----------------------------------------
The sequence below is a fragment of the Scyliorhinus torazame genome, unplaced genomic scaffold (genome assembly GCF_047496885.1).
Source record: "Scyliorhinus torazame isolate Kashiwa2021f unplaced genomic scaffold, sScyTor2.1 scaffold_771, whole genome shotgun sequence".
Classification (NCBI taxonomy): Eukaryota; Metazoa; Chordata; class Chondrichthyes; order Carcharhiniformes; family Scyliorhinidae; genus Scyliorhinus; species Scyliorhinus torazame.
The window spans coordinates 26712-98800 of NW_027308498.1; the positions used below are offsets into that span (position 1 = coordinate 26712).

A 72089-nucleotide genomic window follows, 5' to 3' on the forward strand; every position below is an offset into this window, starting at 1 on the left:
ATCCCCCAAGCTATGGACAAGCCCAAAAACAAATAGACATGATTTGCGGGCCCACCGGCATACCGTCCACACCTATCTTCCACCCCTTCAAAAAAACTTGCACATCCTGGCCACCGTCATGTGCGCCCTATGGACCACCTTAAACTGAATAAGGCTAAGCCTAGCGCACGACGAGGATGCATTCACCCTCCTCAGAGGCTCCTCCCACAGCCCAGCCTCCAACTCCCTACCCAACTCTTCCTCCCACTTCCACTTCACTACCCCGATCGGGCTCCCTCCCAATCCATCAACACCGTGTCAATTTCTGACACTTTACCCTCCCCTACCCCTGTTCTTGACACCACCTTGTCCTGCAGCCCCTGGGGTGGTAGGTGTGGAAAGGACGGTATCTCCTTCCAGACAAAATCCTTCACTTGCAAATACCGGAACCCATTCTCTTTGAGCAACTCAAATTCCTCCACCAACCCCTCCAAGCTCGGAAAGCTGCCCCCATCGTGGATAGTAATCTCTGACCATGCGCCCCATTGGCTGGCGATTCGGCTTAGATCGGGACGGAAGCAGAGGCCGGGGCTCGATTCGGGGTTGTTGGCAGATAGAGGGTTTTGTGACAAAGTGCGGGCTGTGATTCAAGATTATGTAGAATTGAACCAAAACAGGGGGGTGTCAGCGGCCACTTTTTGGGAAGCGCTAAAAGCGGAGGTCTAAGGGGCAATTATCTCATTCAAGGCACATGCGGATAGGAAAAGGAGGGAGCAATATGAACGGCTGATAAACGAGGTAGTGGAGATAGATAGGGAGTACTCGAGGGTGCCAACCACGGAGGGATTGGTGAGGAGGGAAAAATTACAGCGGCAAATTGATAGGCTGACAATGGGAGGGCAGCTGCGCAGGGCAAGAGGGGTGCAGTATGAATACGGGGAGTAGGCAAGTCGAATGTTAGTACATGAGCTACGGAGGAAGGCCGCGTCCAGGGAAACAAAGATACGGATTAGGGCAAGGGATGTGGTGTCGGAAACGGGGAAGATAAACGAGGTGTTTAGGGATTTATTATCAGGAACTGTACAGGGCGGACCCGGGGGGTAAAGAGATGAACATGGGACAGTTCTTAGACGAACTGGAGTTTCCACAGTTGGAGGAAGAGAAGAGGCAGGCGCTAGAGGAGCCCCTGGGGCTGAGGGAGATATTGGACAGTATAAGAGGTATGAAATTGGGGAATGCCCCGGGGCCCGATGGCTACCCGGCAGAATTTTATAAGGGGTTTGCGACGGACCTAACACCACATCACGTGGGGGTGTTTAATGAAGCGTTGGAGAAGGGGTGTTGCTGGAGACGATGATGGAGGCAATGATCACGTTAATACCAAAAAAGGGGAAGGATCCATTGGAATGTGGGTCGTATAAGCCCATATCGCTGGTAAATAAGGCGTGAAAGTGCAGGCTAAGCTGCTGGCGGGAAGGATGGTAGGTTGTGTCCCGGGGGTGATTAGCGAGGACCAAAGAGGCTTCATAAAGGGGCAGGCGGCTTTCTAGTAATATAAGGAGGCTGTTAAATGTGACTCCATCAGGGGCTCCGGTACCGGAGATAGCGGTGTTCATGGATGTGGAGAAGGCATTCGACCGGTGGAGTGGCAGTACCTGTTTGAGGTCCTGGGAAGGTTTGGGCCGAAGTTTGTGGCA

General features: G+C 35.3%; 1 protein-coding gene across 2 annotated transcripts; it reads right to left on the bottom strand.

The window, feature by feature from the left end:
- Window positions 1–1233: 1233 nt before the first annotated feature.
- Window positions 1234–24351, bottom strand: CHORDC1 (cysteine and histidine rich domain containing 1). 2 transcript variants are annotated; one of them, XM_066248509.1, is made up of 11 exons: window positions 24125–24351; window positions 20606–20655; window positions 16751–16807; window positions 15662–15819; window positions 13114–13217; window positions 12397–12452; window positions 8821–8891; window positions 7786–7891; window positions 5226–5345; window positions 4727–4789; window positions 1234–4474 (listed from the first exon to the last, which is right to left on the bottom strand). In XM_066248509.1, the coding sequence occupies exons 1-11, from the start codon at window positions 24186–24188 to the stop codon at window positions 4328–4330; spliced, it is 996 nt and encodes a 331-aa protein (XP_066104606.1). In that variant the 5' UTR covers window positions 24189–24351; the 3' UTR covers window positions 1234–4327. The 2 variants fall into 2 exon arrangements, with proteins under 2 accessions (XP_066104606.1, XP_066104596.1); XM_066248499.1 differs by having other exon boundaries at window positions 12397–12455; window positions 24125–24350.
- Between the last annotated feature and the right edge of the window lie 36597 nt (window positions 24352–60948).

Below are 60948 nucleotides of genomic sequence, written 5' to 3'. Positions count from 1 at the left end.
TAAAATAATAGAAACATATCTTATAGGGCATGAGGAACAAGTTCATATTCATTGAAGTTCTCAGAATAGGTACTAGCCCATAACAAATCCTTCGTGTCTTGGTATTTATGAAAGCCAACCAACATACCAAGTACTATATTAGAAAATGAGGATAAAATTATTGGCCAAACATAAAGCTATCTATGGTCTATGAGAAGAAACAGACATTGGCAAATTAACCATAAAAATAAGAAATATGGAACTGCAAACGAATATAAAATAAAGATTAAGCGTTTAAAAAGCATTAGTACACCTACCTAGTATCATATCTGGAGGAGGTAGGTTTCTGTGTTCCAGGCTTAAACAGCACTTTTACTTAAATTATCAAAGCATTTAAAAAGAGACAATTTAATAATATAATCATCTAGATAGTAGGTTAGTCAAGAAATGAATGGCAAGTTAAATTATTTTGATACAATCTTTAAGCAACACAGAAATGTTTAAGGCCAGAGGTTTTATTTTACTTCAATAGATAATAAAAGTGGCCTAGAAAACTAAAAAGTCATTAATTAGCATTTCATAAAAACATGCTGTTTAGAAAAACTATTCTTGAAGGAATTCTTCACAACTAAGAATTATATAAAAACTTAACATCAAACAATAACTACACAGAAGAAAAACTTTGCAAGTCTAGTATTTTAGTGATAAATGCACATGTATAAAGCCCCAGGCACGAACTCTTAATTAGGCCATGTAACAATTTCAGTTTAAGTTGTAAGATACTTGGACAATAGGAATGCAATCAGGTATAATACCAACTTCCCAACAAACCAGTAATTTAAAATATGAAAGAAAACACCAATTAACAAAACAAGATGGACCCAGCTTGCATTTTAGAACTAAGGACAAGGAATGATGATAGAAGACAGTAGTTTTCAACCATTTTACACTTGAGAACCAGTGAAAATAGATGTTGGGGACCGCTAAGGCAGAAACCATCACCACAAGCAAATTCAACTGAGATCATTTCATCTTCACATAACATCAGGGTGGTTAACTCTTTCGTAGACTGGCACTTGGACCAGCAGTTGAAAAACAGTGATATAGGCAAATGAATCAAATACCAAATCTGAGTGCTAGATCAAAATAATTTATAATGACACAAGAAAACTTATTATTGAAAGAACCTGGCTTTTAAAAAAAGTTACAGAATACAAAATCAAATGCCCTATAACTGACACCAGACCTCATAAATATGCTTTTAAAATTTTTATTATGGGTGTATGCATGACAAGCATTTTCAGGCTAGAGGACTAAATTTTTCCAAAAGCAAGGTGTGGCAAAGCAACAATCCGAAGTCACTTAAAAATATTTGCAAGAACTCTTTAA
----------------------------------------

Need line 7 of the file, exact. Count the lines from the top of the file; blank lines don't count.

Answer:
General features: G+C 35.3%; 1 protein-coding gene across 2 annotated transcripts; it reads right to left on the bottom strand.